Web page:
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With the changing season comes yet another conversation about the town-wide use of gas-powered leaf blowers and their impact on the health and wellbeing of both humans and the environment. Huntington CALM, an organization that has been working to prohibit or limit the use of gas leaf blowers (or GLBs) for the last decade, has made serious progress in municipalities across Long Island.
While the Town of Huntington has restricted commercial gas blower use on the weekends and reduced the times in which homeowners can use them, advocates for safer landscaping methods say they haven’t done enough. In Northport Village, officials toyed with the idea of passing local laws related to GLBs in 2021 but haven’t moved on the issue since.
Town of Huntington
In October 2021, the TOH passed a local law to restrict the times in which property owners and commercial landscapers could operate gas leaf blowers. In Huntington, GLBs may be used by landscapers and property owners from Monday through Friday, between the hours of 8am and 6pm for no more than two hours per property. On the weekends, landscapers are allowed to operate GLBs on residential properties on Saturdays (from Labor Day to Memorial Day) from 9am to 5pm, and property owners are allowed to use them on Saturdays, Sundays and holidays from 9am to 5pm, for no longer than one hour.
At the October 12, 2021 Huntington Town Board meeting, Councilwoman Joan Cergol said hundreds of residents had been “literally begging for relief from the nonstop crippling sound and noxious odors being released from gas-powered leaf blowers.” Cergol also noted the many dangers of GLBs to human and animal health, and the surrounding ecosystem. She said that the most recent law change was a compromise designed by herself and then-Councilman Ed Smyth.
“Here’s the thing,” Cergol said. “Peace and quiet, and enjoyment of our properties, to breathe fresh clean air in our own backyards shouldn’t be limited to summer weekends and holidays.” She said that Huntington residents and landscapers should welcome the innovation of battery-powered leaf blowers and other advancements in the landscaping industry and that “progress is progress, no matter how small,” but the town’s work is not done in regards to limiting the use of GLBs.
There is currently no existing law that specifically restricts the use of gas leaf blowers in Northport Village code. The “Noise” section states that people may not make “unreasonable noise,” which is “any excessive or unusually loud sound or any sound which creates public inconvenience, annoyance, alarm or disturbance.” There are subsections of code that address specific types of noise, such as barking dogs, bells and chimes, music, motorboats and outdoor equipment, where leaf blowers are included along with mowers, saws and garden tools. According to the code, these types of outdoor equipment can only be used between the hours of 8am-9pm, with no exceptions for weekends or certain months listed.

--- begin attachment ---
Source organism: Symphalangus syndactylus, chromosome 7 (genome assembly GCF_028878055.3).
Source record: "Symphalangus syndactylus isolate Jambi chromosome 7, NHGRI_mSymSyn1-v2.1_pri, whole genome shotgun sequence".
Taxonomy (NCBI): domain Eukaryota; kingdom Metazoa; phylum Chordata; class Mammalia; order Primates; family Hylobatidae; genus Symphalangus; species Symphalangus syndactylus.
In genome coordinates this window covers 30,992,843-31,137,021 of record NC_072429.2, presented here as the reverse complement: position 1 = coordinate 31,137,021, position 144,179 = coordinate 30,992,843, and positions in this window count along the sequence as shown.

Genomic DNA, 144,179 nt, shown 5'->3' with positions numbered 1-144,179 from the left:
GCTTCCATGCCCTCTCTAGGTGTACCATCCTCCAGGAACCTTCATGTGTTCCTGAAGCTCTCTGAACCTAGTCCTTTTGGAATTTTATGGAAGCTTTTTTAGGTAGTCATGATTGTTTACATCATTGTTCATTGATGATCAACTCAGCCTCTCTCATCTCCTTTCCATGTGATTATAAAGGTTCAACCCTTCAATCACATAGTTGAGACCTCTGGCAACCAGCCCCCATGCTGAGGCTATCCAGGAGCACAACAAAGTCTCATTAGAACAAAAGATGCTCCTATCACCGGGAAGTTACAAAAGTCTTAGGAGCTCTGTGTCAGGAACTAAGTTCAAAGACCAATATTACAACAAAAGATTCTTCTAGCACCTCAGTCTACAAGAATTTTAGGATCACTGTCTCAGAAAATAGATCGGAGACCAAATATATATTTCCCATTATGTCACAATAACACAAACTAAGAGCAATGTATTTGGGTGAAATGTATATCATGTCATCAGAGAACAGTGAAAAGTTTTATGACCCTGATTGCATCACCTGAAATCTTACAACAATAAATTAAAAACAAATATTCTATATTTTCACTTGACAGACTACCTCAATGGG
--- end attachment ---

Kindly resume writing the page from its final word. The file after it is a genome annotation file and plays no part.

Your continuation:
In September 2021, the previous Northport Village administration held a public hearing on reducing the times in which landscapers and residents would be allowed to use GLBs. The proposed law would have prohibited the use of gas- or diesel-powered leaf blowers between the dates of June 15 and September 15. Leaf blowers would only be permitted from September 16 until June 14, on a set timeline: no earlier than 8am and no later than 6pm on weekdays, and no earlier than 9am or later than 5pm on weekends and public holidays.
The law change did not move forward after several local landscapers and homeowners voiced their opposition at the hearing. Village resident and professional landscaper John Kirby said, “This is selective to one particular industry. If it’s a noise ordinance that you are going after, that’s fine, then it better be all noise.” He mentioned the use of power washers, tree cutters and sprinklers and said the issue is that there are too many landscapers in town, some that aren’t licensed, and the Village should be enforcing that issue instead of prohibiting GLB use.
Bill Koran, another local landscaper, said that he runs six to eight crews per day and needs about three leaf blowers per crew. Transitioning to battery-powered leaf blowers would be too expensive for his landscaping company, costing upwards of $1,500 per blower, he said, and the blowers would have to be charged throughout the day, which would require additional batteries and access to electricity. Battery-powered leaf blowers aren’t as efficient; the cost of landscaping would have to increase and residents wouldn’t be happy, he added.
“I think the idea of going to the electric blower is not a bad idea. I just don’t feel that the technology is there yet,” Koran said.
Dr. Bonnie Sager, co-founder of Huntington CALM (Clean Alternative Landscape Methods) has been working with municipalities across Long Island on implementing laws that limit the health and environmental hazards of gas leaf blowers.